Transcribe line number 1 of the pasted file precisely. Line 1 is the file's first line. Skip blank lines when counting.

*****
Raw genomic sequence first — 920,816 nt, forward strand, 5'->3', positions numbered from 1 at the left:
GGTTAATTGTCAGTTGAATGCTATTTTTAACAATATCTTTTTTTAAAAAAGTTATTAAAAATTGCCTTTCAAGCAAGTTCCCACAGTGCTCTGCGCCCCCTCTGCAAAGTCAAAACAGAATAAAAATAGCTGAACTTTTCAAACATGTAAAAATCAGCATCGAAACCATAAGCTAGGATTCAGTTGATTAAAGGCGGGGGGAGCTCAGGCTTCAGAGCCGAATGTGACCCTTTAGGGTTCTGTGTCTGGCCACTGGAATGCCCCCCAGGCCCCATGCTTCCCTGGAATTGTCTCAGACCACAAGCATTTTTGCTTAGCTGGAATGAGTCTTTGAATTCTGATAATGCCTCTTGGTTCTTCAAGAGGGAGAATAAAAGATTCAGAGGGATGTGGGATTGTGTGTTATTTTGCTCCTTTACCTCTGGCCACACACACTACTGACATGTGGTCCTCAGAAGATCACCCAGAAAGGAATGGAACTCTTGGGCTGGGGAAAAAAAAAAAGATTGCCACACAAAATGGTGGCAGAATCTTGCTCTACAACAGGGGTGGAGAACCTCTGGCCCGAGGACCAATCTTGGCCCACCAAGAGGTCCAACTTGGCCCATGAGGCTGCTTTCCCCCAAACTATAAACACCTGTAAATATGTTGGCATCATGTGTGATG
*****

Raw genomic sequence first — 920,816 nt, forward strand, 5'->3', positions numbered from 1 at the left: